The 'Local Lender' Myth
Real estate is local! Out of area lenders are terrible! Online lenders are the worst! "______(insert lender/bank name here) stinks!". These statements are thrown around pretty often in the real estate arena, and sadly, the perception is in some cases translated to reality. Before I address these specific statements, a quick story:
Once upon a time, in a galaxy far, far away (specifically, the year 2007, in a small town called Chadds Ford, Pennsylvania) there was a lender who helped a home buyer purchase a new home. Just prior to closing, the final documents were generated, and to the home buyers surprise, costs were over $7,000 higher than anticipated. The home buyer was not happy. Their real estate agent, whose happiness more or less coincides with the buyer's happiness, was aligned in their feelings. The title company felt awkward. The listing agent, upon finding out the transaction would still close, was indifferent to the matter. What was very strange about this entire scenario, was that the home being purchased was very close to the lender's office. This was a local lender (I know, you haven't been this shocked since you got the end of 'The Sixth Sense'). How Could This Happen!?. Spoiler alert: the lender was me. I was 22 years old, working in a refinance-focused mortgage broker shop where I was the most experienced and knowledgeable person in the office (I'm including my manager, the guy who ran the office, into this equation) after 3 months of being there. I did business 100% locally. And I was terrible. I was new to the industry, had 0 knowledge on much of anything, and I just graduated college and was living in a 100 square foot loft, often referred to as 'a bedroom in my parents house'. I had never bought a home. Our office had never done a purchase transaction. How the hell was I supposed to know what a transfer tax was? And why were so many months of taxes being collected at closing? But hey...at least I was local!
There are stories like this all over the globe, happening every day! That terrifying, scary bank/lender/broker that everyone says to be wary of, is very likely sitting within - *GASP* - a mile or two of several real estate offices with clients in need of home financing. And they're the most local of local lenders to those offices! Do you think they offer stellar service to the folks within that mile or two radius, and save their worst work for anyone 5 miles or further away? Of course not. Ok, well maybe things don't need to be that local. But out of state lenders? BUYER BEWARE!! Can anyone tell me exactly how wide a state line is? There was a time I lived in Newark, Delaware, and was a 5 minute drive from Pennsylvania, 10 minutes from Maryland, and 20 minutes from New Jersey. So of course, I offered customers in Delaware great service, while all those other folks across that 'no go zone' suffered tremendously under my reign, because no way could an out of state lender do the same type of job they do locally.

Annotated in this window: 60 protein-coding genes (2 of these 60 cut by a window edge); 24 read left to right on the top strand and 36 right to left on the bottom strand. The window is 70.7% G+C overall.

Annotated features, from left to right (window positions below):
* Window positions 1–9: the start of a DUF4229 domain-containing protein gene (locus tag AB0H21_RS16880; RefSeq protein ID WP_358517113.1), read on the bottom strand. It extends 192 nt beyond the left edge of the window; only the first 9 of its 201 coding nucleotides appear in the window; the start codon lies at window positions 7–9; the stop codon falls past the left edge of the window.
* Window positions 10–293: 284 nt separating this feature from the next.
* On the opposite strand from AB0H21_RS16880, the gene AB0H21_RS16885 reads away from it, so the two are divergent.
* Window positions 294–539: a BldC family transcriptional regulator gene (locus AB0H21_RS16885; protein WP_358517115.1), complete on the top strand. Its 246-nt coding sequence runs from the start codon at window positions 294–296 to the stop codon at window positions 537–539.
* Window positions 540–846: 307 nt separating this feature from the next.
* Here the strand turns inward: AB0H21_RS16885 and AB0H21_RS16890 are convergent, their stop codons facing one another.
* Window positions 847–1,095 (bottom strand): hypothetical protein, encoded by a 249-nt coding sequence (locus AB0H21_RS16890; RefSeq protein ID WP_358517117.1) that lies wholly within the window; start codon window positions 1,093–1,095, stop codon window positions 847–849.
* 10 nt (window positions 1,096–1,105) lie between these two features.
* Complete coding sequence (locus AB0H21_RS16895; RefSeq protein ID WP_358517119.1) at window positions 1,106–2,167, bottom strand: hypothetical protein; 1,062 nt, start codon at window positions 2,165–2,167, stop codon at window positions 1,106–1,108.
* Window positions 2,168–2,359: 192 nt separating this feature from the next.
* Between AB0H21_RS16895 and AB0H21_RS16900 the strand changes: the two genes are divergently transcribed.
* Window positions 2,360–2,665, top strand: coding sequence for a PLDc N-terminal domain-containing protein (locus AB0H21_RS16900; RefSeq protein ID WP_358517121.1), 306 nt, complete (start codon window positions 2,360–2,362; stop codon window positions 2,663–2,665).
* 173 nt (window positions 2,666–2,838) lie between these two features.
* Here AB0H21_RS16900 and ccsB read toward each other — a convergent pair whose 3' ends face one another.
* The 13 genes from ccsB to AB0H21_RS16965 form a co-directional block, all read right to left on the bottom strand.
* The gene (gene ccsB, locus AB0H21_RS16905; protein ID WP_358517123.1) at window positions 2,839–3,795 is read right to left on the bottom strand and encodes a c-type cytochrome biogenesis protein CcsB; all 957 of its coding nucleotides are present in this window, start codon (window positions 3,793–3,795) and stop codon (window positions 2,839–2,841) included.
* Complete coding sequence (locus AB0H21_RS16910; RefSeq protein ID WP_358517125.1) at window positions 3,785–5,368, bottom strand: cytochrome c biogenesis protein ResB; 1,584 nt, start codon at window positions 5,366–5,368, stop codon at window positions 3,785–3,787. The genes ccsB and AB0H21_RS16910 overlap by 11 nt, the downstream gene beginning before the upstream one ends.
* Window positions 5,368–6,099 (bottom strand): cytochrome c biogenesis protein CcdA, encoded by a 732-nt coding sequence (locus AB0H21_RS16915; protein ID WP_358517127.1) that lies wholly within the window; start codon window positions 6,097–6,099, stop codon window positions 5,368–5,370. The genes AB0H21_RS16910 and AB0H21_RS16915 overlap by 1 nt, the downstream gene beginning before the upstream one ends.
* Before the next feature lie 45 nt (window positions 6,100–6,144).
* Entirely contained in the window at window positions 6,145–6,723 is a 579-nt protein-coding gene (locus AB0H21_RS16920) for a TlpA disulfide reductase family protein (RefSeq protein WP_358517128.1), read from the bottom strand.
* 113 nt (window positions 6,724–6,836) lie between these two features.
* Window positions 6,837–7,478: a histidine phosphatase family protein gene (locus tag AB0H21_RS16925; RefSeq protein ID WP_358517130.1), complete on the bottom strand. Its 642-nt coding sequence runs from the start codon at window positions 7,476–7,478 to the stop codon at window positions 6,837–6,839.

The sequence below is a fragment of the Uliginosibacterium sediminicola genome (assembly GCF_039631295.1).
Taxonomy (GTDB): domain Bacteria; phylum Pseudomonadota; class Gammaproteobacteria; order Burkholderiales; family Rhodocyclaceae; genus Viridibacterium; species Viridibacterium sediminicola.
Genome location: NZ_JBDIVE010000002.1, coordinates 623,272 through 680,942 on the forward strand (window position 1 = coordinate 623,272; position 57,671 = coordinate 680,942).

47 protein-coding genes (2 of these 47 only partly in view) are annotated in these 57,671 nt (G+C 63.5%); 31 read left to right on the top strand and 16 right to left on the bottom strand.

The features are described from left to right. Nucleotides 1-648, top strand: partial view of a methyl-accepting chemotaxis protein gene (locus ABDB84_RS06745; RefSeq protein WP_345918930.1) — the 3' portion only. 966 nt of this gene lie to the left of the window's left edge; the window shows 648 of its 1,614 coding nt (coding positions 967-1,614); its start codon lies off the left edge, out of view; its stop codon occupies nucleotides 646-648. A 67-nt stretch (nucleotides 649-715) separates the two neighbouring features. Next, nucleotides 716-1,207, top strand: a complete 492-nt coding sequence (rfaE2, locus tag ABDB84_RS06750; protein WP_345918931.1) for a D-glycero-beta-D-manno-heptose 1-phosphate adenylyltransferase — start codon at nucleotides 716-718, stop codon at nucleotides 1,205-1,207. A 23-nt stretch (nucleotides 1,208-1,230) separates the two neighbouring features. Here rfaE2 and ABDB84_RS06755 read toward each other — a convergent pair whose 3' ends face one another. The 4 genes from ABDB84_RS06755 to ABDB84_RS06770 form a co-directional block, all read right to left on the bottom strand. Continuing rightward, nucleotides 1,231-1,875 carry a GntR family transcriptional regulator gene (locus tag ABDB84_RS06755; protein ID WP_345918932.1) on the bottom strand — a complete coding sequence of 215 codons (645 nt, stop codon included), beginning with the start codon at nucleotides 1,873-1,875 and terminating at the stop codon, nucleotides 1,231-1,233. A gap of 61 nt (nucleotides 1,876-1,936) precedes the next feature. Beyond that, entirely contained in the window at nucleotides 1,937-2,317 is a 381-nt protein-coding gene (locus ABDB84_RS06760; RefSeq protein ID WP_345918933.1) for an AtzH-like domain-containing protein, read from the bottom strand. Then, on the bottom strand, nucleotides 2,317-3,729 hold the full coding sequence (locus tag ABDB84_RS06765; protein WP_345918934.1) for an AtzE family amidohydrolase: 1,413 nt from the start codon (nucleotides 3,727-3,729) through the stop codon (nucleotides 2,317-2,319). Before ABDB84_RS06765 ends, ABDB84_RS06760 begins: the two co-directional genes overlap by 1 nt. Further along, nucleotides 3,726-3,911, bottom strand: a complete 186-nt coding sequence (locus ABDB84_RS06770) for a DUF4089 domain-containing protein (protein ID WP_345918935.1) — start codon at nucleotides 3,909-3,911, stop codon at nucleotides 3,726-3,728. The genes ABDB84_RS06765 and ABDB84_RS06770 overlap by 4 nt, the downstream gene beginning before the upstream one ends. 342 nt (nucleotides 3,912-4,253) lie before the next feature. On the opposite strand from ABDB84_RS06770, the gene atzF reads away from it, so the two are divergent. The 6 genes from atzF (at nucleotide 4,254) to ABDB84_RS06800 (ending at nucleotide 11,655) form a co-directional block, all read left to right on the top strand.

I kid, of course. Over 15 years later, sitting here as I type this in California, I can't help but laugh at how "local" is still considered some type of shiny, good word, while "online" and "out of state" are considered blasphemy. The reality is, I can serve borrowers in Pennsylvania today better than I could when my ass was plopped in an office chair in Chadds Ford, PA. I can serve Delaware borrowers today better than I could when I was living in Newark and Wilmington. And I can serve borrowers in every other state in which I carry a license better than the vast majority of loan officers sitting within those state lines. It's why my customer reviews are consistently 5/5 stars, and my most recent 10 transactions all had higher than 4.5 ratings in California, Utah, North Carolina, Georgia, and Pennsylvania - with the lowest score (which, oddly enough, is accompanied by really great feedback in the comments), being the transaction that occurred closest to home.
There are bad lenders & loan officers and there are good lenders & loan officers. That's it. A good loan officer knows how to do business in every state they're licensed - they know the details of transactions within the states, and the areas where things differ (ie attorney state VS title state VS escrow state). They know the difference between 'wet' and 'dry' fundings, they know how transfer taxes differ, when real estate taxes are due (and how they're calculated at closing), and can set the right expectations with borrowers. A lot of 'local' loan officers cannot say the same. One of the biggest differentiators between good loan officers and bad loan officers, is that good loan officers don't have too big an ego to ask questions when they don't know the answers.